The BIS report stated that Crypto’s security risks, high fees, and scalability issues, and unregulated intermediaries that pose financial risks are growing concerns in today’s monetary system. According to BIS’ Economic Adviser and Head of Research Hyun Song Shin, “Anything that crypto can do, CBDCs can do better.” The report stressed that the future of the monetary system lies with CBDCs, where central banks utilize the tech benefits of bitcoin and create digital versions of their own currencies.
On June 21, Bank of International Settlements(BIS) released a report titled “The Future of Monetary System.” According to the report, structural flaws in Crypto make it an unsuitable basis for a monetary system. “Crypto cannot serve the purpose of money in the sense that it doesn’t recreate this virtuous circle from greater acceptance to greater use.”
The BIS in its report, added that the recent crash of TerraUSD and luna ‘stablecoins’ and the current market turmoil indicate Crypto’s volatility. According to the BIS report, Crypto’s security risks, high fees, scalability issues, and unregulated intermediaries that pose financial risks” are growing concerns in today’s monetary system.
Making a comment on stablecoin, the report stated that stablecoins attempt to piggyback on the stability of real money issued by central banks. The report further adds that crypto universe lacks a nominal anchor, which it tries to import, imperfectly, through stablecoins.
BIS On CBDC s
According to BIS’ Economic Adviser and Head of Research Hyun Song Shin, “Anything that crypto can do, CBDCs can do better. They can do this without selling coins to users and without all the other structural flaws” BIS stated that the future of the monetary system lies with Central Bank Digital Currencies (CBDCs), where central banks utilise the tech benefits of bitcoin and create digital versions of their own currencies.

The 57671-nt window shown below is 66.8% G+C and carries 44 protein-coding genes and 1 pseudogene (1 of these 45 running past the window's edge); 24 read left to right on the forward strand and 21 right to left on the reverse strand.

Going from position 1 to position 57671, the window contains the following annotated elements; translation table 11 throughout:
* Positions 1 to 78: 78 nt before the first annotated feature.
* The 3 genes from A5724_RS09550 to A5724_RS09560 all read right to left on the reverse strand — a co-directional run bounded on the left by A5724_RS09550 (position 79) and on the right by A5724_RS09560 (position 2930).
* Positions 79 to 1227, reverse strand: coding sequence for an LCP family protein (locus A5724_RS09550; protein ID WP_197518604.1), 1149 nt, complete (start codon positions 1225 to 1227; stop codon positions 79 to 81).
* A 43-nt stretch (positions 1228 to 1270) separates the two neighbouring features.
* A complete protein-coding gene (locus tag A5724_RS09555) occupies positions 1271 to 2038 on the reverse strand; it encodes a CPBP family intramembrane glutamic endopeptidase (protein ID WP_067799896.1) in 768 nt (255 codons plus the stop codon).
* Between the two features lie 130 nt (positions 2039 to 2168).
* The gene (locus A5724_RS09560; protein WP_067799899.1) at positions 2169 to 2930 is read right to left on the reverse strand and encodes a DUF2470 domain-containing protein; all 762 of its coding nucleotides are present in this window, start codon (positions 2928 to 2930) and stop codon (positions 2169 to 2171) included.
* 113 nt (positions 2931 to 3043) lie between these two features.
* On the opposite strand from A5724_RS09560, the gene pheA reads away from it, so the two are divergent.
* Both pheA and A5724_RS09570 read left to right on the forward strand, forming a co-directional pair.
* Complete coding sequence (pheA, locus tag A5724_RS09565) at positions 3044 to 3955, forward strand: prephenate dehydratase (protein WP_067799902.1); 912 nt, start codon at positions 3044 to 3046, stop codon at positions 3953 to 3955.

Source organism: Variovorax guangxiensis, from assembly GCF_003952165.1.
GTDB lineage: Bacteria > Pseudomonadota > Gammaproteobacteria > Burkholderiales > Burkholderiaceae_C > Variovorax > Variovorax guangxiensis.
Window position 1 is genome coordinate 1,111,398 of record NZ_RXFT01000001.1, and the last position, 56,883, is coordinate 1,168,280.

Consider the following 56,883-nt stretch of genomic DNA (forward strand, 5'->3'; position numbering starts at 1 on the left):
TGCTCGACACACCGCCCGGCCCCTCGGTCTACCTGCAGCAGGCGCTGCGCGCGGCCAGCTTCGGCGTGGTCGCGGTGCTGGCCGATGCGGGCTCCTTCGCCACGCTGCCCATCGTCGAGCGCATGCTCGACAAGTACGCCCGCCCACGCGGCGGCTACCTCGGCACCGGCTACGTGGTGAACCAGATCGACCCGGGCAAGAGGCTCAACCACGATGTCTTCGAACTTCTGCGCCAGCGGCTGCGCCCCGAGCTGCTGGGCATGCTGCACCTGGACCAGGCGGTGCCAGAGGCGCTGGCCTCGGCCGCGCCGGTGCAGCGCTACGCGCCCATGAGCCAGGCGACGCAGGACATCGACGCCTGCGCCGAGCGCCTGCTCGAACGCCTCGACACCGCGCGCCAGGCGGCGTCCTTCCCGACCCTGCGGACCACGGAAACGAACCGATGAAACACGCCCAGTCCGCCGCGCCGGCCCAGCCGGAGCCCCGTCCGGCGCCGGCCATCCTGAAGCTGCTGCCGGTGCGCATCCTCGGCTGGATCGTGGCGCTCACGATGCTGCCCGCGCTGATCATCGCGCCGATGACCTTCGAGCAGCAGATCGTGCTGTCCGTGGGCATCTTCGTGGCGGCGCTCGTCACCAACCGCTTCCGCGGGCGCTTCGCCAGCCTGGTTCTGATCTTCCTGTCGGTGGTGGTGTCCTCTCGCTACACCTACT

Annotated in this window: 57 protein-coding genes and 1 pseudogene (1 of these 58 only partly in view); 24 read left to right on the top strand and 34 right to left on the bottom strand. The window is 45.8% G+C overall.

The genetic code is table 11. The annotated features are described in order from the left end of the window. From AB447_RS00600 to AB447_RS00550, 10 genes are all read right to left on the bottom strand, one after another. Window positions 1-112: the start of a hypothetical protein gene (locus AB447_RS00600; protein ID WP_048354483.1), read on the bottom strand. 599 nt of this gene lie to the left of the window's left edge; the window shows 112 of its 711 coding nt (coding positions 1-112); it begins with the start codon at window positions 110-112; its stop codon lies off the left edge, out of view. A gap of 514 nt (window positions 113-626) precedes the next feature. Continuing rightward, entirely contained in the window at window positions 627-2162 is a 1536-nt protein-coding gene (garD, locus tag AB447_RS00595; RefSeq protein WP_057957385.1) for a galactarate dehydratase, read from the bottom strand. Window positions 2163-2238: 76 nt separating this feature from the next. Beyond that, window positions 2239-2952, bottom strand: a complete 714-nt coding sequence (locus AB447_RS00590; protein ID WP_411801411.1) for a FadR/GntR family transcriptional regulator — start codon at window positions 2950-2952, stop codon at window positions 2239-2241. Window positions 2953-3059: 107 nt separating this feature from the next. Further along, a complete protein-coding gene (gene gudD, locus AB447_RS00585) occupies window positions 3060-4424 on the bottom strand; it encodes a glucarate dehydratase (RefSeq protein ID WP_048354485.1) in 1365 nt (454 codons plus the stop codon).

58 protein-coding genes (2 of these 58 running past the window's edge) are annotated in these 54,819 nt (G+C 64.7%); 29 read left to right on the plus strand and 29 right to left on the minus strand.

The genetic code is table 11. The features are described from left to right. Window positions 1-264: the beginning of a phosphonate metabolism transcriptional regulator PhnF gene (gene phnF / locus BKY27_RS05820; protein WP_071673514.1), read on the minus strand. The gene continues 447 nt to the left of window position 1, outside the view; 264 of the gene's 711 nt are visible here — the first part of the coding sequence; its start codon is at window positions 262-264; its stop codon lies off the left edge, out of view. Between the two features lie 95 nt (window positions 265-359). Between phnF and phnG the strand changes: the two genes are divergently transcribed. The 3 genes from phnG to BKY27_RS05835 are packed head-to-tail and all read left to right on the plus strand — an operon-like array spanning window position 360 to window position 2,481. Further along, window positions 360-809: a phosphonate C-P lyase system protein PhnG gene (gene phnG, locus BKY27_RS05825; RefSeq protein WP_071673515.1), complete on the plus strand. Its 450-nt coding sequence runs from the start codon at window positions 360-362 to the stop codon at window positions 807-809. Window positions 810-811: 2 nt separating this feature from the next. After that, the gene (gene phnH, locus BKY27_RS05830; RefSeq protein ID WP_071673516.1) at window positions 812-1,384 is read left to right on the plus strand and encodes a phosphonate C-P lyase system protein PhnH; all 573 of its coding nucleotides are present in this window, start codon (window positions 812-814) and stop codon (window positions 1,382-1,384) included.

The report stressed that “at the heart of the monetary system stands the central bank” and “trust in the monetary system is ultimately grounded in trust in the central bank.” The report further looked into 4 projects that examined wholesale central bank digital currency (CBDC) transfers across borders. Jura project involving the central banks of Switzerland and France, Project Inthanon- LionRock2, mBridge project, and Project Dunbar was examined in BIS’s latest report. The CBDC projects looked at the potential of cross-border payment and offshore payments.
While detailing how to design retail CBDCs to support financial inclusion, the BIS report stated that CBDCs foster interoperability domestically and across borders, thus contributing to greater competition and lower costs for end-users. According to the report, the principles behind the construction of multi-CBDC platforms illustrate the potential for decentralisation to be applied constructively
While explaining central banks involvement in CBDC adoption, the BIS report notes that globally, 90% of central banks surveyed recently are doing some form of work on wholesale or retail CBDCs. The report further acknowledged the need for strong cooperation between central banks and innovation in the private sector to achieve frictionless payments in the global monetary system.
CBDC Adoption Worldwide
Despite CBDC projects being only in early stages in most major economies, its popularity is increasing by each passing day. Around 90% of the world’s monetary authorities are now exploring the potential CBDC. In the Bahamas, the Sand Dollar—the local CBDC—has been in circulation for over a year. Riksbank in Sweden has also developed a proof of concept and is exploring the technology and policy implications of CBDC.
China is currently testing its own digital currency, eCNY. Jamaica’s central bank has recently officially recognised the “Jam-Dex” central bank digital currency as legal tender, becoming the first country to do so. The Bank of Israel had also expressed its interest in CBDCs by stating that the CBDC architecture is assumed to have several benefits, including less financial risk for the customer, more liquidity, lower costs, increased competition, and wider access.